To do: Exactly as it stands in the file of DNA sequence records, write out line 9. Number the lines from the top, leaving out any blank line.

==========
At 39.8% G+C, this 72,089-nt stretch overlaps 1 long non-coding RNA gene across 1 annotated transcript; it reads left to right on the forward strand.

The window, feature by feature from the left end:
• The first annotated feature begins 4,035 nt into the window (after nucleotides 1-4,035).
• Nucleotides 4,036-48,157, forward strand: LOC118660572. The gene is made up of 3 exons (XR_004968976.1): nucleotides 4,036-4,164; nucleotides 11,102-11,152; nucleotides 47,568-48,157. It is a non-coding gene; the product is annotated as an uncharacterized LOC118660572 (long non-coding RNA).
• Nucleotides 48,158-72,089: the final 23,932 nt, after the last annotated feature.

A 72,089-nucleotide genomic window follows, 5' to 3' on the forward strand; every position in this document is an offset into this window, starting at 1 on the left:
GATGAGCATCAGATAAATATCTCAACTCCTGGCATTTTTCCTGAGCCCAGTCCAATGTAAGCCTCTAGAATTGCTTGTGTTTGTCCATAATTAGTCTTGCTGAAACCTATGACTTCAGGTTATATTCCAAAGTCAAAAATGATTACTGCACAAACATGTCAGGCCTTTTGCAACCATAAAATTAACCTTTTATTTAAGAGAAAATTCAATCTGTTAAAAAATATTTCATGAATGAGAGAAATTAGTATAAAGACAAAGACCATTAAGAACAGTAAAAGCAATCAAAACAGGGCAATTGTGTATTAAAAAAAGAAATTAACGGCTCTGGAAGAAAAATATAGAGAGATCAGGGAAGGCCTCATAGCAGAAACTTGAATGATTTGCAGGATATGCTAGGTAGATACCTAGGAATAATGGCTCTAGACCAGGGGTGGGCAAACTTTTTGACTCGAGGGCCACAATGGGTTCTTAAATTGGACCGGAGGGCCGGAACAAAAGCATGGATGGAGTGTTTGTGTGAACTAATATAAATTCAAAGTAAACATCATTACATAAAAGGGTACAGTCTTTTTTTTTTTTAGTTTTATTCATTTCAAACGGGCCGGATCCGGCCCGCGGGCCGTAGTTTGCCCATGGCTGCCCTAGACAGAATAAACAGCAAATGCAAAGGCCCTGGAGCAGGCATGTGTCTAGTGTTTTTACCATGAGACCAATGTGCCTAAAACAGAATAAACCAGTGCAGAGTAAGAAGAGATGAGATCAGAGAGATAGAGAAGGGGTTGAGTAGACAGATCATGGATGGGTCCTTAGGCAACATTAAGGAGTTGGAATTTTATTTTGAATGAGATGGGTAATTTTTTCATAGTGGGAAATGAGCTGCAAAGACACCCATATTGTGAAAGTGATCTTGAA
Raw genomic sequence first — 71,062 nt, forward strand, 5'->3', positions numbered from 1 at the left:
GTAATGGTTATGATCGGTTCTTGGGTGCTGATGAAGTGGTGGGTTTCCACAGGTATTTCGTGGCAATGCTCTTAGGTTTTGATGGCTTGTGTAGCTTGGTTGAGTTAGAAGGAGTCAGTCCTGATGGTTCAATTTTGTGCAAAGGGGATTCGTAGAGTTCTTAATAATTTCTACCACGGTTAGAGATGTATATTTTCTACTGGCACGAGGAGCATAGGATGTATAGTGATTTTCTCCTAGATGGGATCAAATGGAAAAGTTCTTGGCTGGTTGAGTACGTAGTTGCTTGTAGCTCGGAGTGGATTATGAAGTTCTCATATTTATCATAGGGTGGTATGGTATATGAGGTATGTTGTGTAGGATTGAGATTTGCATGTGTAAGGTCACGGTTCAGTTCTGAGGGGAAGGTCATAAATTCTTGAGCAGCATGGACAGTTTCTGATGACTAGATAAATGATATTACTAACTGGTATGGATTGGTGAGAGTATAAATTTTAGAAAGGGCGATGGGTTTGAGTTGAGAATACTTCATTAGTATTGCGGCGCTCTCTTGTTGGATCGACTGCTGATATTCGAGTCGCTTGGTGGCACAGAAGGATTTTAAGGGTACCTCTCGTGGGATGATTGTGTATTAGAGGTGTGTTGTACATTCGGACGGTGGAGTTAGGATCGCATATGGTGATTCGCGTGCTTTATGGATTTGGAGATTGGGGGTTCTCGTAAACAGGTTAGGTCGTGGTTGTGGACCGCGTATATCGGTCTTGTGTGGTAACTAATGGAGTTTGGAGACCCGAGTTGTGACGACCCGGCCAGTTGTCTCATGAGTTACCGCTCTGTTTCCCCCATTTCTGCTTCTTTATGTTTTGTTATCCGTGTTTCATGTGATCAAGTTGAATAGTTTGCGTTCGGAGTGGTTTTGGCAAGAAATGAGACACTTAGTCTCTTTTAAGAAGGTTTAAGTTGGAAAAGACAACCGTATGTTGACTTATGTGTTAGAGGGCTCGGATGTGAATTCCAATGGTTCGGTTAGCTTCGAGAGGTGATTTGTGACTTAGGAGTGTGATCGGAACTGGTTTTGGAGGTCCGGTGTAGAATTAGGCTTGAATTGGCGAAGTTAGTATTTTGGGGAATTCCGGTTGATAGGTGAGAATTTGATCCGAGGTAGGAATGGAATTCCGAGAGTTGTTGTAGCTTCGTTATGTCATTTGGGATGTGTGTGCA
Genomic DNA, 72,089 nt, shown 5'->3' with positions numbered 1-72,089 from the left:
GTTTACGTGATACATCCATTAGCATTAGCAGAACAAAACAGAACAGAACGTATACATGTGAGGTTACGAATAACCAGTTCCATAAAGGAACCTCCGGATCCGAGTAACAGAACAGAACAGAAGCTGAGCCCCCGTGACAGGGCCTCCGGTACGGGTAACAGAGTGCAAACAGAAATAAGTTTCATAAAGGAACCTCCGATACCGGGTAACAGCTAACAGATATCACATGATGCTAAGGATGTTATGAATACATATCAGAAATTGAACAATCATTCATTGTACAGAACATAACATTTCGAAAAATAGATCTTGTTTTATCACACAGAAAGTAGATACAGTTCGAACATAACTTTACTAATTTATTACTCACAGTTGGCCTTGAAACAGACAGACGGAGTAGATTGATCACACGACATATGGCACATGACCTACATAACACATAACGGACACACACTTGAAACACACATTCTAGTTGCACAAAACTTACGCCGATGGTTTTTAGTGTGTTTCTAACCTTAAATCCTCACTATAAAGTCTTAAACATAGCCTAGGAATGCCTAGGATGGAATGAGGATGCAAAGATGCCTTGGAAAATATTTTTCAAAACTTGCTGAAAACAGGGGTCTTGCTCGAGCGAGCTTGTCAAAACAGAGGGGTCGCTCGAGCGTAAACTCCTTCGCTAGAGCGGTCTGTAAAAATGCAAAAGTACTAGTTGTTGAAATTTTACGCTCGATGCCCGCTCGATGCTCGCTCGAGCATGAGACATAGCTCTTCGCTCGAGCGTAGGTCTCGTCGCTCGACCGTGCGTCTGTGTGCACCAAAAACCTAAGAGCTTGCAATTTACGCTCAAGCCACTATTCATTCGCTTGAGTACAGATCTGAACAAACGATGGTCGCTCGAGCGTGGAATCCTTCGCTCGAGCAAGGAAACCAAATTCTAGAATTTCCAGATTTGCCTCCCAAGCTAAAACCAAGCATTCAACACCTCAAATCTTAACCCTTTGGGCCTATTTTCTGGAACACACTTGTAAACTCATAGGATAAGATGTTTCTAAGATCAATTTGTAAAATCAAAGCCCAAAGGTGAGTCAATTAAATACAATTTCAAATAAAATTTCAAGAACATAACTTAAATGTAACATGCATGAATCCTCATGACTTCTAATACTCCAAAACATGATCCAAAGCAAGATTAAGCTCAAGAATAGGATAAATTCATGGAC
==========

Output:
GTAATGGTTATGATCGGTTCTTGGGTGCTGATGAAGTGGTGGGTTTCCACAGGTATTTCGTGGCAATGCTCTTAGGTTTTGATGGCTTGTGTAGCTTGGTTGAGTTAGAAGGAGTCAGTCCTGATGGTTCAATTTTGTGCAAAGGGGATTCGTAGAGTTCTTAATAATTTCTACCACGGTTAGAGATGTATATTTTCTACTGGCACGAGGAGCATAGGATGTATAGTGATTTTCTCCTAGATGGGATCAAATGGAAAAGTTCTTGGCTGGTTGAGTACGTAGTTGCTTGTAGCTCGGAGTGGATTATGAAGTTCTCATATTTATCATAGGGTGGTATGGTATATGAGGTATGTTGTGTAGGATTGAGATTTGCATGTGTAAGGTCACGGTTCAGTTCTGAGGGGAAGGTCATAAATTCTTGAGCAGCATGGACAGTTTCTGATGACTAGATAAATGATATTACTAACTGGTATGGATTGGTGAGAGTATAAATTTTAGAAAGGGCGATGGGTTTGAGTTGAGAATACTTCATTAGTATTGCGGCGCTCTCTTGTTGGATCGACTGCTGATATTCGAGTCGCTTGGTGGCACAGAAGGATTTTAAGGGTACCTCTCGTGGGATGATTGTGTATTAGAGGTGTGTTGTACATTCGGACGGTGGAGTTAGGATCGCATATGGTGATTCGCGTGCTTTATGGATTTGGAGATTGGGGGTTCTCGTAAACAGGTTAGGTCGTGGTTGTGGACCGCGTATATCGGTCTTGTGTGGTAACTAATGGAGTTTGGAGACCCGAGTTGTGACGACCCGGCCAGTTGTCTCATGAGTTACCGCTCTGTTTCCCCCATTTCTGCTTCTTTATGTTTTGTTATCCGTGTTTCATGTGATCAAGTTGAATAGTTTGCGTTCGGAGTGGTTTTGGCAAGAAATGAGACACTTAGTCTCTTTTAAGAAGGTTTAAGTTGGAAAAGACAACCGTATGTTGACTTATGTGTTAGAGGGCTCGGATGTGAATTCCAATGGTTCGGTTAGCTTCGAGAGGTGATTTGTGACTTAGGAGTGTGATCGGAACTGGTTTTGGAGGTCCGGTGTAGAATTAGGCTTGAATTGGCGAAGTTAGTATTTTGGGGAATTCCGGTTGATAGGTGAGAATTTGATCCGAGGTAGGAATGGAATTCCGAGAGTTGTTGTAGCTTCGTTATGTCATTTGGGATGTGTGTGCA